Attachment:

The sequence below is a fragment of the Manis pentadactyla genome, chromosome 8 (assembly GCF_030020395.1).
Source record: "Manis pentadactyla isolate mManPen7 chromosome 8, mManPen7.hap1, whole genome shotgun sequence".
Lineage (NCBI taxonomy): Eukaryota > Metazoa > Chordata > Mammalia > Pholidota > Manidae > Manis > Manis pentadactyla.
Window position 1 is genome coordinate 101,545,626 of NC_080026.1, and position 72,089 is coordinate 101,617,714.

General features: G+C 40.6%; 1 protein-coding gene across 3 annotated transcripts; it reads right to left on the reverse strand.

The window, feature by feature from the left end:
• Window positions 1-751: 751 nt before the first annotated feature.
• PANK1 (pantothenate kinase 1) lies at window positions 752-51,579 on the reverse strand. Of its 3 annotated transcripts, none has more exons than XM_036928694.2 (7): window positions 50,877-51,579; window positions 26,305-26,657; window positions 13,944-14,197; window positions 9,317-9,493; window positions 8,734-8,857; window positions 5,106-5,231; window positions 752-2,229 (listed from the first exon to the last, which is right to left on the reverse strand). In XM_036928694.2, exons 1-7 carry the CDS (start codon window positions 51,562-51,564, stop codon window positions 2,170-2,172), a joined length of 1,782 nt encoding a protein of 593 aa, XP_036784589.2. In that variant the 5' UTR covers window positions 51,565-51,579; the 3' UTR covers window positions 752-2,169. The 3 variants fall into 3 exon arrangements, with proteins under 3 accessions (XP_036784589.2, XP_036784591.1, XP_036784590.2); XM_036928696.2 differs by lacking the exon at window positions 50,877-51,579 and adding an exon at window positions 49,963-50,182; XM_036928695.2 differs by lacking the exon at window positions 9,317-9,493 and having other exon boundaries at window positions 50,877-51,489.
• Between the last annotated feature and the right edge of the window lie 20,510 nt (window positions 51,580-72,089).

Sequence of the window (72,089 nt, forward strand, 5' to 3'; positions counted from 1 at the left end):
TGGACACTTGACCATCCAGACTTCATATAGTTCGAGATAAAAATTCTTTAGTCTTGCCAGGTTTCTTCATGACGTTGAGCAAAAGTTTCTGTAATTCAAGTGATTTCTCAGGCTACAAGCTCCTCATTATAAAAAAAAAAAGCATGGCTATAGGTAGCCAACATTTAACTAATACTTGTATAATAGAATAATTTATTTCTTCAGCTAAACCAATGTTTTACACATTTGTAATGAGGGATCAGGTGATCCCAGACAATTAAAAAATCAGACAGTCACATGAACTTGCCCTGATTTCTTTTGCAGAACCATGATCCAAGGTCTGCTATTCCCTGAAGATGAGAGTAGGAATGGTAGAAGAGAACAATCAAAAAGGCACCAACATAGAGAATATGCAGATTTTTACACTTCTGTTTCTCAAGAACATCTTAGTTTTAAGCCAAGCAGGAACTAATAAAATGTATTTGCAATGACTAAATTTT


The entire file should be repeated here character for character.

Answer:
The sequence below is a fragment of the Manis pentadactyla genome, chromosome 8 (assembly GCF_030020395.1).
Source record: "Manis pentadactyla isolate mManPen7 chromosome 8, mManPen7.hap1, whole genome shotgun sequence".
Lineage (NCBI taxonomy): Eukaryota > Metazoa > Chordata > Mammalia > Pholidota > Manidae > Manis > Manis pentadactyla.
Window position 1 is genome coordinate 101,545,626 of NC_080026.1, and position 72,089 is coordinate 101,617,714.

General features: G+C 40.6%; 1 protein-coding gene across 3 annotated transcripts; it reads right to left on the reverse strand.

The window, feature by feature from the left end:
• Window positions 1-751: 751 nt before the first annotated feature.
• PANK1 (pantothenate kinase 1) lies at window positions 752-51,579 on the reverse strand. Of its 3 annotated transcripts, none has more exons than XM_036928694.2 (7): window positions 50,877-51,579; window positions 26,305-26,657; window positions 13,944-14,197; window positions 9,317-9,493; window positions 8,734-8,857; window positions 5,106-5,231; window positions 752-2,229 (listed from the first exon to the last, which is right to left on the reverse strand). In XM_036928694.2, exons 1-7 carry the CDS (start codon window positions 51,562-51,564, stop codon window positions 2,170-2,172), a joined length of 1,782 nt encoding a protein of 593 aa, XP_036784589.2. In that variant the 5' UTR covers window positions 51,565-51,579; the 3' UTR covers window positions 752-2,169. The 3 variants fall into 3 exon arrangements, with proteins under 3 accessions (XP_036784589.2, XP_036784591.1, XP_036784590.2); XM_036928696.2 differs by lacking the exon at window positions 50,877-51,579 and adding an exon at window positions 49,963-50,182; XM_036928695.2 differs by lacking the exon at window positions 9,317-9,493 and having other exon boundaries at window positions 50,877-51,489.
• Between the last annotated feature and the right edge of the window lie 20,510 nt (window positions 51,580-72,089).

Sequence of the window (72,089 nt, forward strand, 5' to 3'; positions counted from 1 at the left end):
TGGACACTTGACCATCCAGACTTCATATAGTTCGAGATAAAAATTCTTTAGTCTTGCCAGGTTTCTTCATGACGTTGAGCAAAAGTTTCTGTAATTCAAGTGATTTCTCAGGCTACAAGCTCCTCATTATAAAAAAAAAAAGCATGGCTATAGGTAGCCAACATTTAACTAATACTTGTATAATAGAATAATTTATTTCTTCAGCTAAACCAATGTTTTACACATTTGTAATGAGGGATCAGGTGATCCCAGACAATTAAAAAATCAGACAGTCACATGAACTTGCCCTGATTTCTTTTGCAGAACCATGATCCAAGGTCTGCTATTCCCTGAAGATGAGAGTAGGAATGGTAGAAGAGAACAATCAAAAAGGCACCAACATAGAGAATATGCAGATTTTTACACTTCTGTTTCTCAAGAACATCTTAGTTTTAAGCCAAGCAGGAACTAATAAAATGTATTTGCAATGACTAAATTTT